“It closes a painful chapter of denigration and disrespect toward Native Americans and other people,” Halbritter said. “This is about our children, about our future.”
Some Native American advocacy groups wondered about that same future Monday, about the momentum they now have in fighting against other sports teams using Native American names and iconography. But Monday was also a time for reflection — not just for activists who had protested the name for decades, but for politicians, sports journalists and current and former players.
“It’s sort of surreal after three decades and then poof,” said David Glass, a member of the White Earth Band of Ojibwe and president of the National Coalition Against Racism In Sports and Media, which has long called for Washington to change its name. Glass was among those who said the franchise and owner Daniel Snyder were “forced” into the change, noting recent pressure from sponsors such as FedEx, but he said the announcement was nonetheless a positive development.
“Let’s not kid ourselves: Money talks at the end of the day,” Glass said. “Our efforts have had an effect on FedEx, Nike, PepsiCo and some of the [team’s] minority shareholders. Having acknowledged that, we will take the congrats and revel in the change with more to come.”
Glass, like Halbritter and hundreds of other Native American activists, had pleaded with the team and the NFL to have input on the name change in the days after the franchise announced July 3 that it would launch a review. Many questioned whether Snyder, who has staunchly opposed changing the name for years, really cared about Native American voices as he weighed the potential change.
Mike Florio, founder of Pro Football Talk, an NBC analyst and a longtime critic of the team name, said the franchise’s statement Monday struck him as “one final act of defiance” by Snyder. The team used the former name and logo in the statement and won’t change the name on its official materials until it has a new one in place.
“Why are you saying we’re going to retire the name later when we have a new name?” Florio told NBC Sports Washington. “You’re acknowledging that this name has to go, but … the name was plastered all over the press release and the logo was plastered on the press release. Why are you not just abandoning the name now and waiting to unveil the new name when you have all the trademarks lined up?”
The embattled owner’s intentions were at the forefront of the conversation Monday.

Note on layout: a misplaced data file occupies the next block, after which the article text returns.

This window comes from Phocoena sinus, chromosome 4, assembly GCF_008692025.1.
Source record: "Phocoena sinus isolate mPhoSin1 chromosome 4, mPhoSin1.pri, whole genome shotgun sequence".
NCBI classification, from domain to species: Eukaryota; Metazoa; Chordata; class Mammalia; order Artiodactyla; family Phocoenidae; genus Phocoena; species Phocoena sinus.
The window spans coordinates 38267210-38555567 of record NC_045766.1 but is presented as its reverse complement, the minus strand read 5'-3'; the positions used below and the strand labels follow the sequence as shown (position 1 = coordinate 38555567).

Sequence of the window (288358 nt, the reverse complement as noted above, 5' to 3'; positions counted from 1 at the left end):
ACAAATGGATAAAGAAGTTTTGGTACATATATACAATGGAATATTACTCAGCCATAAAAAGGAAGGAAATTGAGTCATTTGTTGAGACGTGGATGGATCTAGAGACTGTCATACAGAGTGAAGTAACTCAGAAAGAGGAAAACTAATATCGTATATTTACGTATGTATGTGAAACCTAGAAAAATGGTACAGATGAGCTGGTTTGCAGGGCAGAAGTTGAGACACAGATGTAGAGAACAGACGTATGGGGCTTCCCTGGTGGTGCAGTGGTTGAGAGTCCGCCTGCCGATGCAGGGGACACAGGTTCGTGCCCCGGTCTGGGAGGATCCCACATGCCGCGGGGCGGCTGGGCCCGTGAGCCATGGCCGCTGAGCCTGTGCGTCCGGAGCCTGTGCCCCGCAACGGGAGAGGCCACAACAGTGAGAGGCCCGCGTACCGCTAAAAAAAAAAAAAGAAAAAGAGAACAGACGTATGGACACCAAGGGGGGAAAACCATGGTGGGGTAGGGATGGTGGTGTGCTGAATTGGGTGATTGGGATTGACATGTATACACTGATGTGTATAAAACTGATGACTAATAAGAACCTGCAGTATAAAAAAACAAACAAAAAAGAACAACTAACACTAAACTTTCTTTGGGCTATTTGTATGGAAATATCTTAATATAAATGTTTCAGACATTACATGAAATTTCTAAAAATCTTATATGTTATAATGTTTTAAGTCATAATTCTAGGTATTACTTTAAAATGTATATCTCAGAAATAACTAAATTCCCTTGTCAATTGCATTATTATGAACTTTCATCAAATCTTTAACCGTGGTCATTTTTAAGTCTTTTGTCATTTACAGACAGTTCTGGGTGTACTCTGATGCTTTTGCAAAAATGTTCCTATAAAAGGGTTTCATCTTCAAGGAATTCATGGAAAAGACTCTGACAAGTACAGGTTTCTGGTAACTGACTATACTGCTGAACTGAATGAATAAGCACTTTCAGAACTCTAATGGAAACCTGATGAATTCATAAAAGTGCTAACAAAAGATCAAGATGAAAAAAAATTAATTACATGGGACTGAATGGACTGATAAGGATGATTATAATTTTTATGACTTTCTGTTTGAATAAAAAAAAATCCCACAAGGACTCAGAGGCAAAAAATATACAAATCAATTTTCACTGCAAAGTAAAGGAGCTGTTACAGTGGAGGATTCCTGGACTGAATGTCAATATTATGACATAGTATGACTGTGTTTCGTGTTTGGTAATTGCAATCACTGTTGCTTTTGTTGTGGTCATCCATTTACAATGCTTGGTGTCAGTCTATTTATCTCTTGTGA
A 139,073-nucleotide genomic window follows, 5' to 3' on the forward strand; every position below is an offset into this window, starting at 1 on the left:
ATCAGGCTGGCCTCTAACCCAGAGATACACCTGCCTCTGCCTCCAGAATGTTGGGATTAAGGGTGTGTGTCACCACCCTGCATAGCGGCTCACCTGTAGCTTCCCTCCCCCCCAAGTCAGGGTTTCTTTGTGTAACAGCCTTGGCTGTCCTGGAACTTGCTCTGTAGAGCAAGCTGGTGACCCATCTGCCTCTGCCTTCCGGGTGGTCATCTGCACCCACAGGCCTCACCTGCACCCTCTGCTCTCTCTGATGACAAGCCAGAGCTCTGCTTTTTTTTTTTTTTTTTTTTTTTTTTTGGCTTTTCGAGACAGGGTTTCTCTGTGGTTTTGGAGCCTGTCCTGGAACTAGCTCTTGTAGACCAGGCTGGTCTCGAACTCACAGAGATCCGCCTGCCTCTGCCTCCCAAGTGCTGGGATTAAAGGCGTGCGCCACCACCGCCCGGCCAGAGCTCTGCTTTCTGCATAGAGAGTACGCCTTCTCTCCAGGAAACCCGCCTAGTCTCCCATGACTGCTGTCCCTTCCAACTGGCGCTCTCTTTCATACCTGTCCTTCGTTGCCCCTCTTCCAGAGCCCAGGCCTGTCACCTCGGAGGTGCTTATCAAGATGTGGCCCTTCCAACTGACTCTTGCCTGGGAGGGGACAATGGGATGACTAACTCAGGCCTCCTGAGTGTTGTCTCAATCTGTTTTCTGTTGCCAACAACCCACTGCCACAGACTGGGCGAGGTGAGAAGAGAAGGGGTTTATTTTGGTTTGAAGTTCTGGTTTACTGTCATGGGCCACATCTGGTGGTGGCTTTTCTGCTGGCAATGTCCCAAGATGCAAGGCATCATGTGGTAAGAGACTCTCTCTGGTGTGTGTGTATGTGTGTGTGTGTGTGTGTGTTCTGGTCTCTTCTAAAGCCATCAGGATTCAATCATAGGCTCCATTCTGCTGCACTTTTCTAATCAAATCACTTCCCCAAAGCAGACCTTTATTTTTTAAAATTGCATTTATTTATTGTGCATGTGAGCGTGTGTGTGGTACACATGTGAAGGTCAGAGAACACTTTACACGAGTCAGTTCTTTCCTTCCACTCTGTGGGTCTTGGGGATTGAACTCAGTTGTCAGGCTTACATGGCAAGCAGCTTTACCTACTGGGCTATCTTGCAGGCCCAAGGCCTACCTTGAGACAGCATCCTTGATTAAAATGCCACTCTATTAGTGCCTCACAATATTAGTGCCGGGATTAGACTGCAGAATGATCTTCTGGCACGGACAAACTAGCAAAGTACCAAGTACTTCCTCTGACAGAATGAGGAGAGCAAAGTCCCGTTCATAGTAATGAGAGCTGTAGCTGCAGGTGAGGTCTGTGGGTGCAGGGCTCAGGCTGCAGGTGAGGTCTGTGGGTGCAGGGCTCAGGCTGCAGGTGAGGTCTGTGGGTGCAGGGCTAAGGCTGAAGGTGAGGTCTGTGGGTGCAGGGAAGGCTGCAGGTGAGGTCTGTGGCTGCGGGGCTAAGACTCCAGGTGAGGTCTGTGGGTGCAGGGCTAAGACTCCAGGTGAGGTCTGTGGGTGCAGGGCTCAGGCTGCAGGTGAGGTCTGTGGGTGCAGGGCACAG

“The reality of the situation is that if Daniel Snyder’s bottom line wasn’t being affected … there would be no change,” ESPN’s Stephen A. Smith said Monday on “First Take.” “Daniel Snyder did not change this name out of the goodness of his heart. He changed the name because financial pressure was brought to bear.”
Eleanor Holmes Norton (D), the District’s nonvoting delegate to the House of Representatives, said in a phone interview that FedEx and other sponsors deserve credit for applying financial pressure on Snyder to change the name. But she and D.C. Mayor Muriel E. Bowser (D) were nonetheless pleased with the announcement.
“This reflects the present climate of intolerance to names, statues, figments of our past that are racist in nature or otherwise imply racism,” Norton said.
Former Washington cornerback Fred Smoot said he knew a name change was inevitable from the time he saw a group of Native Americans protesting outside Kansas City’s Arrowhead Stadium before his first preseason game with the Redskins in 2001.
“I took the time to think to myself then, ‘We’re going to look this in the face one day,’ ” Smoot said Monday while co-hosting a radio show on the Team 980. “That day is today — 2020 has been the year of corrections, has been the year of clarity, has been the year of change. … Today is the start of the new era, and that’s how we should look at it.”
For Smoot, the impetus of Snyder’s decision matters little.
“Everybody is going to say, ‘[Snyder] only did it because they forced [him] to do it.’ ” Smoot said. “Well, guess what? Once you need change, I don’t care why the change happened.”
As for the next generation of players, Washington quarterback Dwayne Haskins said in a Twitter post that as someone who went to high school in the D.C. area, “it’ll always be #HTTR,” referring to the team’s “Hail to the Redskins” motto. But, he added, he is “looking forward to the future.”
Liz Clarke contributed to this report.